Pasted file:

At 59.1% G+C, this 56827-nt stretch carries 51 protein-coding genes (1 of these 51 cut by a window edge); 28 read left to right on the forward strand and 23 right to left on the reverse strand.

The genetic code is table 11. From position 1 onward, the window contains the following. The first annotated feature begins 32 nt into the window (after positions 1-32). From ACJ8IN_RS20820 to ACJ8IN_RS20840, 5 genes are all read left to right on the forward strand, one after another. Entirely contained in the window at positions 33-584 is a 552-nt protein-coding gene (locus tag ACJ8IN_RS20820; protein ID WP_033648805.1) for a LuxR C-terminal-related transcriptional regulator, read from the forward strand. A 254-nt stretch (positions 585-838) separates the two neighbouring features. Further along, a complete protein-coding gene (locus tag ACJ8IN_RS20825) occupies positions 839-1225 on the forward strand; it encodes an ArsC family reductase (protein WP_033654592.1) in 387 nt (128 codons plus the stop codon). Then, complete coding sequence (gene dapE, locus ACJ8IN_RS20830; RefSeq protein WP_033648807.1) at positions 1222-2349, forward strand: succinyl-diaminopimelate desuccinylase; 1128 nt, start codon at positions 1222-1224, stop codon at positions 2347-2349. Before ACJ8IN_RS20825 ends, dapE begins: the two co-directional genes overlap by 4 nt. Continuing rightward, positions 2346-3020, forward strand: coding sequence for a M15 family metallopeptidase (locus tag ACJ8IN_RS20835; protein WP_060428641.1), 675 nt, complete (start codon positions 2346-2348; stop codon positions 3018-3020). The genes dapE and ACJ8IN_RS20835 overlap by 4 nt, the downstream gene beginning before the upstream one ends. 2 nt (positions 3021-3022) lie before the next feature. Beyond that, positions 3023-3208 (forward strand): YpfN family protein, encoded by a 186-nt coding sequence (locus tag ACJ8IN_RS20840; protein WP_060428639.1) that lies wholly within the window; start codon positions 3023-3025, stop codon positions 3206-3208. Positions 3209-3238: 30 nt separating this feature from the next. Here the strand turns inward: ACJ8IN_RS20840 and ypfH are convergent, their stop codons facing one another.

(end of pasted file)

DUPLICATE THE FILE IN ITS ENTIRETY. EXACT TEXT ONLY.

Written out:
At 59.1% G+C, this 56827-nt stretch carries 51 protein-coding genes (1 of these 51 cut by a window edge); 28 read left to right on the forward strand and 23 right to left on the reverse strand.

The genetic code is table 11. From position 1 onward, the window contains the following. The first annotated feature begins 32 nt into the window (after positions 1-32). From ACJ8IN_RS20820 to ACJ8IN_RS20840, 5 genes are all read left to right on the forward strand, one after another. Entirely contained in the window at positions 33-584 is a 552-nt protein-coding gene (locus tag ACJ8IN_RS20820; protein ID WP_033648805.1) for a LuxR C-terminal-related transcriptional regulator, read from the forward strand. A 254-nt stretch (positions 585-838) separates the two neighbouring features. Further along, a complete protein-coding gene (locus tag ACJ8IN_RS20825) occupies positions 839-1225 on the forward strand; it encodes an ArsC family reductase (protein WP_033654592.1) in 387 nt (128 codons plus the stop codon). Then, complete coding sequence (gene dapE, locus ACJ8IN_RS20830; RefSeq protein WP_033648807.1) at positions 1222-2349, forward strand: succinyl-diaminopimelate desuccinylase; 1128 nt, start codon at positions 1222-1224, stop codon at positions 2347-2349. Before ACJ8IN_RS20825 ends, dapE begins: the two co-directional genes overlap by 4 nt. Continuing rightward, positions 2346-3020, forward strand: coding sequence for a M15 family metallopeptidase (locus tag ACJ8IN_RS20835; protein WP_060428641.1), 675 nt, complete (start codon positions 2346-2348; stop codon positions 3018-3020). The genes dapE and ACJ8IN_RS20835 overlap by 4 nt, the downstream gene beginning before the upstream one ends. 2 nt (positions 3021-3022) lie before the next feature. Beyond that, positions 3023-3208 (forward strand): YpfN family protein, encoded by a 186-nt coding sequence (locus tag ACJ8IN_RS20840; protein WP_060428639.1) that lies wholly within the window; start codon positions 3023-3025, stop codon positions 3206-3208. Positions 3209-3238: 30 nt separating this feature from the next. Here the strand turns inward: ACJ8IN_RS20840 and ypfH are convergent, their stop codons facing one another.